Blue Box Seminar
Friday, March 11, 3-4 p.m.
Issues between Indigenous Knowledge Systems and Western Science Systems
Abstract: This talk will highlight some paradigms that have created the foundation of Indigenous Knowledge Systems and Western Science to highlight similarities, differences and efforts to pull both approaches together. There will also be an introduction of the 4-directions model for First Nations and explore concepts on why balance is essential in areas such as ocean and coastal management.
About the author: Ken Paul is a member of the Wolastoqey First Nation in the community of Neqotkuk whose traditional territory is located on the North Atlantic coast spanning the Canada/US border between Maine, New Brunswick and Quebec. Over the past 9 years, has help the positions as National Fisheries Director with the Assembly of First Nations and the Regional Fisheries Director for Atlantic First Nations. Ken has advocated for the First Nations regionally.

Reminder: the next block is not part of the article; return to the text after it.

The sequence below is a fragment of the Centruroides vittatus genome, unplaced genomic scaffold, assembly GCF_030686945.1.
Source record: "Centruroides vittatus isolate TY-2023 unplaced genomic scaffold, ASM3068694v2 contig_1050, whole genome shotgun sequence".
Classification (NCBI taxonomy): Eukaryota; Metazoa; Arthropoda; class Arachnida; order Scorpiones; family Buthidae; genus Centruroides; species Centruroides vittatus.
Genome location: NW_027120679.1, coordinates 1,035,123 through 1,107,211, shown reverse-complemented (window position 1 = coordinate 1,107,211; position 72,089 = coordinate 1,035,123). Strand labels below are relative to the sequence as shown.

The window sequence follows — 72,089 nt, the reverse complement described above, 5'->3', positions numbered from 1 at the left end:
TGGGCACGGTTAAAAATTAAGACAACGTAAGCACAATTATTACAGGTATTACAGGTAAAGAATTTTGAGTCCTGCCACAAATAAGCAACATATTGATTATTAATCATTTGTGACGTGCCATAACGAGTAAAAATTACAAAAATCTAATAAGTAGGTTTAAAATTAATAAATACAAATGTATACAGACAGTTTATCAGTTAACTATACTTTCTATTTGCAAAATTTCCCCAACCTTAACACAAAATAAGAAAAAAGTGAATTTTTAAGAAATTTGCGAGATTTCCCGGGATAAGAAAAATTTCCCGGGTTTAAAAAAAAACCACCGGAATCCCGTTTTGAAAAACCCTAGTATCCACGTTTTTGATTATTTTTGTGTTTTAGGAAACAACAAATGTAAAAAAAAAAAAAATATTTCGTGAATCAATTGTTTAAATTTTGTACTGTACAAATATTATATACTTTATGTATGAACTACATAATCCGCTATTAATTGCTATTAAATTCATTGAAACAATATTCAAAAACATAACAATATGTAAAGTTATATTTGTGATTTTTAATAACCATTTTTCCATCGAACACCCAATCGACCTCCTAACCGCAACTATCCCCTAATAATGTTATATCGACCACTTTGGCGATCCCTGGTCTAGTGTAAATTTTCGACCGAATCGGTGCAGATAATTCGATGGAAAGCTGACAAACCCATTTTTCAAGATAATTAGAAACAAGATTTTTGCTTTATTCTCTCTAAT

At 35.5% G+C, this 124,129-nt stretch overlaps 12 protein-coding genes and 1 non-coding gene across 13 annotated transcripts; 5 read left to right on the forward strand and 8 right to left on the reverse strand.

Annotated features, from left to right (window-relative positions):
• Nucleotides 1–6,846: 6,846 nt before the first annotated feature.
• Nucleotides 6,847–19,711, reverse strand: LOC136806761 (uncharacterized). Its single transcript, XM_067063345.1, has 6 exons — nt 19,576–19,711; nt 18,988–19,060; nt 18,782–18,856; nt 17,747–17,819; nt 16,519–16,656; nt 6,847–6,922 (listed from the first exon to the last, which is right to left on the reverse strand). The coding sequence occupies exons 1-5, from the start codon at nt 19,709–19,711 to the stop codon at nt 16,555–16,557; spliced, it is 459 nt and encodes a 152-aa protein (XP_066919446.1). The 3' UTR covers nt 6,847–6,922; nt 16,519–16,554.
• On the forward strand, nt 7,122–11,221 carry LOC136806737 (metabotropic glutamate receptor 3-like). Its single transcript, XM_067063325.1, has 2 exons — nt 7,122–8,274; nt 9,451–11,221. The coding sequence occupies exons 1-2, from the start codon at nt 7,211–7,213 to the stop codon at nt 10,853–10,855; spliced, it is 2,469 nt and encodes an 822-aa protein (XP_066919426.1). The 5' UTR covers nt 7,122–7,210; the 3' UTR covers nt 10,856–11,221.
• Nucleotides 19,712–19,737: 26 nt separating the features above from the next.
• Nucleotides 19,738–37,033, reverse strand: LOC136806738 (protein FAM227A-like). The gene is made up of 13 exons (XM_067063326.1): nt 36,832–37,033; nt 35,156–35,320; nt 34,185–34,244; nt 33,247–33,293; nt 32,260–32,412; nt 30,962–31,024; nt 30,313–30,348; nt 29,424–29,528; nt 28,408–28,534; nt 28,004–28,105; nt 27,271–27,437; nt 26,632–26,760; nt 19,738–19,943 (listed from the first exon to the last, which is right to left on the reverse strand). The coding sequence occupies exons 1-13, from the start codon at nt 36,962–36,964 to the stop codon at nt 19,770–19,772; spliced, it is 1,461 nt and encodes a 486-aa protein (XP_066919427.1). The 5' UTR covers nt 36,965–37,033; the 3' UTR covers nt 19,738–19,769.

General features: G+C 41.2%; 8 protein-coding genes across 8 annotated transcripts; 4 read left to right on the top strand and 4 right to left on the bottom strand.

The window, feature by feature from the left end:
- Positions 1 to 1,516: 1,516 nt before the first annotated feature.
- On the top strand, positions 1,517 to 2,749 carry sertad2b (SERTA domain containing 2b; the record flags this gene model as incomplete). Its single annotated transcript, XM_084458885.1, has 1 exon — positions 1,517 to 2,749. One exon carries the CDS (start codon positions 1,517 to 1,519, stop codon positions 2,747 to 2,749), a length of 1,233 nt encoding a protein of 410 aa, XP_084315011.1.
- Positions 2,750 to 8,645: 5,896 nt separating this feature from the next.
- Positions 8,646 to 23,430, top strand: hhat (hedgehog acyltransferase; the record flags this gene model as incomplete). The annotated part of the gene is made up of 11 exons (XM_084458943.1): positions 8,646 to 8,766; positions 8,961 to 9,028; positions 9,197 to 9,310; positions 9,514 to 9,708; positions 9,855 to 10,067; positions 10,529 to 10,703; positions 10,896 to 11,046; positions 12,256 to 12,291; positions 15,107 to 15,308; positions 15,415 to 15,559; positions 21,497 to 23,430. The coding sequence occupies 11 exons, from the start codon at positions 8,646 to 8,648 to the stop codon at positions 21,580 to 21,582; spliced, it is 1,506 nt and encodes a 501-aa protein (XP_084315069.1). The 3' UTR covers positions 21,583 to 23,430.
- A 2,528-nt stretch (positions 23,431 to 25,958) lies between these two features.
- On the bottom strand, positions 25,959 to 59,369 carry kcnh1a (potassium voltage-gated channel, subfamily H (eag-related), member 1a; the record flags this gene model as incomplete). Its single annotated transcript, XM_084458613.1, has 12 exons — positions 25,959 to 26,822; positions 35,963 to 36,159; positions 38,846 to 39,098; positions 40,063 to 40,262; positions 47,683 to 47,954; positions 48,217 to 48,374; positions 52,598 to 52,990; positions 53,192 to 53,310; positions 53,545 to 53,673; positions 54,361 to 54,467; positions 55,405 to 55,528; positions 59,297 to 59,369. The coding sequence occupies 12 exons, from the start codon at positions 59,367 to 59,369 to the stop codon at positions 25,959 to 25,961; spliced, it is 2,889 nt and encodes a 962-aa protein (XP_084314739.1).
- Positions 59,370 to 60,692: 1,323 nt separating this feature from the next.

Previously, he had worked for 10 years in ocean mapping with the Canadian Hydrographic Service and 10 years with Parks Canada as a Senior Policy Advisor in Atlantic Canada and the Field Unit Superintendent in the Northwest Territories. Ken has worked regionally, nationally and internationally on all aspects relating to fisheries, aquaculture, oceans governance and aquatic resources as they relate to inherent and treaty rights, negotiations, legislation, and policy. This includes Indigenous Knowledge Systems, economic prosperity, community engagement and resource management. Ken has an MBA with St Mary’s University and a BSc from Dalhousie University in Halifax, Nova Scotia and is a proud and dedicated father of two.
Presented by Department of Geography